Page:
We are at a particular moment in our cultural and political narratives of relationship and identity where democracy itself seems under threat.
The assertion in some spheres of the perceived “right” to not be offended is at odds with the right (principle) of free speech in which there is always a risk of offence. We live increasingly in an age of “safe spaces” “trigger warnings” and narratives of victim hood and oppression. Now more than ever we need a relationship culture in which giving and receiving criticism is understood as a way to deepen connection and intimacy whilst simultaneously fostering emotional and psychological resilience.
In my last blog I wrote about the evolutionary context of criticism. How criticism could lead to ostracism, posing a threat to livelihood and even life itself. Whilst killing the criticiser is part of an evolutionary survival instinct, so open and compassionate listening in response to criticism is now an essential part of our evolutionary future.
In myriad subtle ways as social beings we organise ourselves to avoid the (life threatening)sting of criticism. We seek approval from our social groups through acts of conformity or denial. It is more often in our most intimate relationships that we reserve the right to unleash our most critical and savage selves… all in the name of love. Where there is love there is dependence and where there is dependence there is power.Understanding the balance and imbalance of power as a fact of life and love is important.
Focusing solely on the content of our routine and familiar arguments with our partners is a way of missing the expressions of power and the underlying vulnerabilities they obscure. A major theme often at play is that of fear. For some this will translate as fear of losing the other(abandonment) whilst for others the fear will be of losing themselves (engulfment). This may translate into a relational dynamic in which one person, fearing abandonment is more likely to pursue or demand more (contact,closeness etc) from their partner whilst the other, fearing intrusion (exploitation) is more likely to maintain distance. We all emerge from our childhoods with different tolerances for connection.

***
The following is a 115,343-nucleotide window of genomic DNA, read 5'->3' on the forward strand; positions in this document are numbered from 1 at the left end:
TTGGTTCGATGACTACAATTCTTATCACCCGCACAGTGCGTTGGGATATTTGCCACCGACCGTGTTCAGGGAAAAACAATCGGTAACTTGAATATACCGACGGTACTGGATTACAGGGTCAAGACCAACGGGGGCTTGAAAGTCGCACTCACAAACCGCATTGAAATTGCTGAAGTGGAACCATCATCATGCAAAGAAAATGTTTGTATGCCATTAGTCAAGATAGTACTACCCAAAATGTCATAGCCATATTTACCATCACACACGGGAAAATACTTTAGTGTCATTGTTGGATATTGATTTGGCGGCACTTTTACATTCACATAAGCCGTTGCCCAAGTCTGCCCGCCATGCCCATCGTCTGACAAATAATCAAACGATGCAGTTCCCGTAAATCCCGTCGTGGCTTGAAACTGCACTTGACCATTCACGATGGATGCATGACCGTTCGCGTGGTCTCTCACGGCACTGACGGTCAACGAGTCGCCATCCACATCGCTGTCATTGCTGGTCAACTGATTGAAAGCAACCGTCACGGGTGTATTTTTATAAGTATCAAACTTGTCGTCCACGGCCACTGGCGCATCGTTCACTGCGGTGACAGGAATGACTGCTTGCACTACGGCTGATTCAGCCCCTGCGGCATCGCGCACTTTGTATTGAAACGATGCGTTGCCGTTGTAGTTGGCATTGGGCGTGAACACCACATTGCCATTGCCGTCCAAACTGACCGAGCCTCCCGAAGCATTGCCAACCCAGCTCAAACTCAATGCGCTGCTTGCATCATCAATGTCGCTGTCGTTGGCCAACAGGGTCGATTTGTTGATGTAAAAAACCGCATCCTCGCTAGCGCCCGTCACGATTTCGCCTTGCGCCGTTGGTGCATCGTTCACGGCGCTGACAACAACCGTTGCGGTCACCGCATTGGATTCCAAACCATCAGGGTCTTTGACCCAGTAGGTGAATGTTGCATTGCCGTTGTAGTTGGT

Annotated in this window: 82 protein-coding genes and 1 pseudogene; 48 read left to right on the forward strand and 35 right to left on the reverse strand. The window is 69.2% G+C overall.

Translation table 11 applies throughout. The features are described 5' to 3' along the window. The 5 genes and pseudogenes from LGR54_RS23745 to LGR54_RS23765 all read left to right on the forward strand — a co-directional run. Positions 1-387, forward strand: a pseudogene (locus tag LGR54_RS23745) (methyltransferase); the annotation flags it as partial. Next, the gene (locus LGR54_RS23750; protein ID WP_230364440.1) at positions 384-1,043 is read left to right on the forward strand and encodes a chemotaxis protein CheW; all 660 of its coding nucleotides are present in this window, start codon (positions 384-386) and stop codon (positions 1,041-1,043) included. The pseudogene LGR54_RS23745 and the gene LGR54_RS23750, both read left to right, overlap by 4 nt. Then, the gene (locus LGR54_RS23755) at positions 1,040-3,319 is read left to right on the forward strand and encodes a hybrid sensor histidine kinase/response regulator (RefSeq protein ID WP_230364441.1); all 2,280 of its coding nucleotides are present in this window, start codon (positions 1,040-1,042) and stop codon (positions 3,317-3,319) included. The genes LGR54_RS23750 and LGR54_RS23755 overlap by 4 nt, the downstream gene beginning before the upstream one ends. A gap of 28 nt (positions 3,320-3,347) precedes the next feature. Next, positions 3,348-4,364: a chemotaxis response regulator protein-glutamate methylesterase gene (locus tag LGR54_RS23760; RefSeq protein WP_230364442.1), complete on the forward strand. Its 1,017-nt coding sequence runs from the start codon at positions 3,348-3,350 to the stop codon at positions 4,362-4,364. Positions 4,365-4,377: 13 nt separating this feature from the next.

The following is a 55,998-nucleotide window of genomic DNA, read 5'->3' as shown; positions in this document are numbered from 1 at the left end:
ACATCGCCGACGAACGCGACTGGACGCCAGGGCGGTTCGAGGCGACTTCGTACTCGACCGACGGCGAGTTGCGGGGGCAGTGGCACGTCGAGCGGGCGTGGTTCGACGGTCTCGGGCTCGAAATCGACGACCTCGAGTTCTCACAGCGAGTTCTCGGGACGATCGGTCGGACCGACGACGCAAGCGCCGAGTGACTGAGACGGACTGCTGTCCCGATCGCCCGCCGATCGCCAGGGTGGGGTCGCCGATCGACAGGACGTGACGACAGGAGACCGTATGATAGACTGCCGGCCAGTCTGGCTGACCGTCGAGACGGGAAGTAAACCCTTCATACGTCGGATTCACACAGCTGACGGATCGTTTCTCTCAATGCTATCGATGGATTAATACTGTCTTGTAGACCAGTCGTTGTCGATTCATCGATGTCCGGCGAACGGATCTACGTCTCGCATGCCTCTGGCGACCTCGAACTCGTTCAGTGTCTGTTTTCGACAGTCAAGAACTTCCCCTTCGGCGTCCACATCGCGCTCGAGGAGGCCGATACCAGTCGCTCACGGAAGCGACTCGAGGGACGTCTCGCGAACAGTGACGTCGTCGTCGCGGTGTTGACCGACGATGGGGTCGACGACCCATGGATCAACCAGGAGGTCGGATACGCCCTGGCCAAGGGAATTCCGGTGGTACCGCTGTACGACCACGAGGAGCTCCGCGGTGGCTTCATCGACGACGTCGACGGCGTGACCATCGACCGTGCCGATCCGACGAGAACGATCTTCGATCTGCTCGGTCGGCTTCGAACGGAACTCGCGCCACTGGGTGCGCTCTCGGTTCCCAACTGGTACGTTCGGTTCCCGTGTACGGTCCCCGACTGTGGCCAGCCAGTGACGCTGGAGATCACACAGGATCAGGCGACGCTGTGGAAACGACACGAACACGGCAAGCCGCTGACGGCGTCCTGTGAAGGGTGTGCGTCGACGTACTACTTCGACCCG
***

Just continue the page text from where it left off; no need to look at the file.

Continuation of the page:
When we perceive criticism from our partner it is all too easy (natural) to react defensively. How, in these moments might we become less reactive and more reflective, less combative and more collaborative? Firstly of course you have to decide that this is indeed what you would like to do…to lay down your weapons, so to speak, to relinquish the need to be “right” in favour of the desire to understand and value the other such that you might deepen your connection rather than remain locked in a state of division. When this becomes your shared intent you each take your responsibility for the health and well-being of your relationship.
When in conflict with your partner try holding in mind their best intent, hear them out , resist interruption or the desire for distortion. One voice at a time. Keep your energy on your partners story rather than your own defences. Imagine that your partner cares! Check that you have heard them by clarifying what you have understood. Be aware of your body language….are you listening or pseudo listening? Notice what happens, energetically ,in you, in your partner.
None of this is easy, but all of the above are relational tools that require practice to refine. Of course they also have the potential to become weapons to deploy. We are less under threat from criticism perhaps then we are of our failures to listen to the communications beneath. If we value democracy we need to practice it in our relationships.
Gerry Gilmartin is an accredited, registered and experienced psychotherapeutic counsellor. She currently works with individuals (young people/adults) and couples in private practice in Hove.
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